For my 35th birthday, the Ontario healthcare system gifted me an oncology appointment: my first since finishing chemotherapy less than a month ago. I officially received word that I'm in the NED stage of my my cancer treatment. No evidence of disease.
Heading into survivorship is an interesting thing. It marks the end of treatment. yes, but it comes with some new pressures. When your job through treatment is to focus on getting better, what do you do when there's nothing left to be done?
Finally, I'm done. One surgery and twelve gruelling chemotherapy sessions later, I'm sitting at the end of my treatment path. Well, I will be when I have my take home infuser disconnected on Sunday.
Sitting in the chemotherapy unit, I can't help but look around at the different people who find themselves in such a terrible place. Here, under the glow of mismatched fluorescent lights, between the clinical, beige walls of the hospital, people are fighting for their lives.
Dealing with cancer since February has been exhausting. As I approach my final few rounds of chemotherapy, I can't help but wonder how long the exhaustion will last. Will I ever find my energy again, or am I doomed to be a husk of my former self?
One of the quick lessons that you learn when you're diagnosed with cancer is just how important it is to hold hope as you navigate the gauntlet of tests, scans, and treatments. For those living with cancer, hope is a concept that can change rapidly and unexpectedly. When cancer becomes metastatic, hope looks a lot different than it does with less advanced cancers.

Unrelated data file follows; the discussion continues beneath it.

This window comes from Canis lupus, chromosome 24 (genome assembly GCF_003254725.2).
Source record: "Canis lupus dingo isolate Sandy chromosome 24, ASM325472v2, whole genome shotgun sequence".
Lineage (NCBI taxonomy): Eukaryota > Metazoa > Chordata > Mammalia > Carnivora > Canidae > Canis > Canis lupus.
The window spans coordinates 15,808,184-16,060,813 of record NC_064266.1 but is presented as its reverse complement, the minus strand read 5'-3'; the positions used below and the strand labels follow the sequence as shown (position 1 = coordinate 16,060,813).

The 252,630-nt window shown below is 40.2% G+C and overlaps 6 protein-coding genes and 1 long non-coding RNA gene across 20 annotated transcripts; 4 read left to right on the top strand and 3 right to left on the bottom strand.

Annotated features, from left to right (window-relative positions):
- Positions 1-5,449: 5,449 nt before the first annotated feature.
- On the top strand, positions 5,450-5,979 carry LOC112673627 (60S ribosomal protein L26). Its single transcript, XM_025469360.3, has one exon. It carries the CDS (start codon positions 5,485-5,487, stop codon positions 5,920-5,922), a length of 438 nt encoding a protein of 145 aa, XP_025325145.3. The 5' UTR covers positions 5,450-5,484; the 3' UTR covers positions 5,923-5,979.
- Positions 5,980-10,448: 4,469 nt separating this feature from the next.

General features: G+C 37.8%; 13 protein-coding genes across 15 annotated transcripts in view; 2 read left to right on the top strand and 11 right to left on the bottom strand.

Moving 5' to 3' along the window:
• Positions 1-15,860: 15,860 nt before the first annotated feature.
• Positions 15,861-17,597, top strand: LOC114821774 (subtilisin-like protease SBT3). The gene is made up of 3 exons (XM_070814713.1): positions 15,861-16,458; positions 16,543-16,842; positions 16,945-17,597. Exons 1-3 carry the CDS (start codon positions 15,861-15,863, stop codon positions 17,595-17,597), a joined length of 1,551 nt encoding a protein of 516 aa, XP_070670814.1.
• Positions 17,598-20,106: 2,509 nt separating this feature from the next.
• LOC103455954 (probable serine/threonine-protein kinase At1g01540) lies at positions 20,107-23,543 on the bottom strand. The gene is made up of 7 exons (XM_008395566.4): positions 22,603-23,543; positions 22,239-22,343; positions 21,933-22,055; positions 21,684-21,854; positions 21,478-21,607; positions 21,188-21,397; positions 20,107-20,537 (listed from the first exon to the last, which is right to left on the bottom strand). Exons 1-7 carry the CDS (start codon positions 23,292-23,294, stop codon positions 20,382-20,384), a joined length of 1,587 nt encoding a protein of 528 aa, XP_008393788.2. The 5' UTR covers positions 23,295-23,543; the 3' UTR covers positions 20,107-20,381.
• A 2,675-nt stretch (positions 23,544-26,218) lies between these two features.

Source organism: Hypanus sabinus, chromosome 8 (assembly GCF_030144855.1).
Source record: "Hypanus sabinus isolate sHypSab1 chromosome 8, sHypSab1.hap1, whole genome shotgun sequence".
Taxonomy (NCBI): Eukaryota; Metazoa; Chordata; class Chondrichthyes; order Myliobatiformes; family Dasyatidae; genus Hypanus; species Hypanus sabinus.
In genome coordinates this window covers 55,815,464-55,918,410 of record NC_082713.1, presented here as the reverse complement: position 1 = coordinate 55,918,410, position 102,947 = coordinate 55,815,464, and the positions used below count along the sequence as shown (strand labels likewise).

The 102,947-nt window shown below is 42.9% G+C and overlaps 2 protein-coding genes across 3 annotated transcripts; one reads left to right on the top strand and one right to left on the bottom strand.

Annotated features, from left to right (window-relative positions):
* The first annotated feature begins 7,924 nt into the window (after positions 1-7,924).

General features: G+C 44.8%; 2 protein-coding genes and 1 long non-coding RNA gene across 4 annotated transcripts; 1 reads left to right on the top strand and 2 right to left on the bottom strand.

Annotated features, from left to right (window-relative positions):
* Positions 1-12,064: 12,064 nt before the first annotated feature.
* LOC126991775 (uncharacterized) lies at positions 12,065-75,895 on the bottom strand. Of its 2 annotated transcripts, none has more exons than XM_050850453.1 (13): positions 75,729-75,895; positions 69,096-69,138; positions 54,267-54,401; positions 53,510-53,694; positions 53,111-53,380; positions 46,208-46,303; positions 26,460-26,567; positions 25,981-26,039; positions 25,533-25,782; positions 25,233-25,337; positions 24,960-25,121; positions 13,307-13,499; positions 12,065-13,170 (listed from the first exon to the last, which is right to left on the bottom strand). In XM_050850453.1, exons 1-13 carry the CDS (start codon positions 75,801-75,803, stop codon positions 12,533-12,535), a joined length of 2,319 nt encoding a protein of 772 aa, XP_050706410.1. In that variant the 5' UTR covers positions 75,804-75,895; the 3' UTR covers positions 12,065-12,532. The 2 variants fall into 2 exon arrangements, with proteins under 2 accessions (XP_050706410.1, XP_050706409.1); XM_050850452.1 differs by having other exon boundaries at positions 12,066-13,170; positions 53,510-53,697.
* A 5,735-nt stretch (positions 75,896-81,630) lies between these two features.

I'm marching toward the last of my planned chemotherapy treatments, carefully counting the days until I no longer feel like trash due to the wonderful, awful drugs being pumped into my veins every two weeks. It's hard to believe that, in eight months minus one day, I'll have been diagnosed, had surgery, and completed my planned treatments.
When I was attending the Gathering of Wolves, I really wanted to learn more about what people experience so that I can include some of the thinking in my advocacy work, which is quickly becoming more than supporting and engaging with people on social media. For this piece, I've also drawn from conversations I've had with people in support groups and on social media. I'm not going to attribute the lessons to specific people out of privacy and respect, but I do think a lot of these are valuable to share.
I'll let you in on a secret that nobody tells you when you're diagnosed with cancer: you feel like you lose your body autonomy. If you want to be treated, anyways. That's not to say there's no choice in the matter. You can proceed with treatment, which means consenting to an array of testing, needles, surgeries, and drugs being thrown at you. Alternately, you can do nothing and allow your body to be overrun with disease.
I'm asked often if I know whether treatment is working. With so many appointments and professionals involved, you'd think that it would be straightforward enough to know whether chemotherapy is having a positive effect. But cancer treatment, like the disease itself, is complex and—at times—unpredictable. Sure, there are statistics (which are scary as hell) and likelihoods that help inform outcomes, but the efficacy on a case-by-case basis is variable and only so predictable.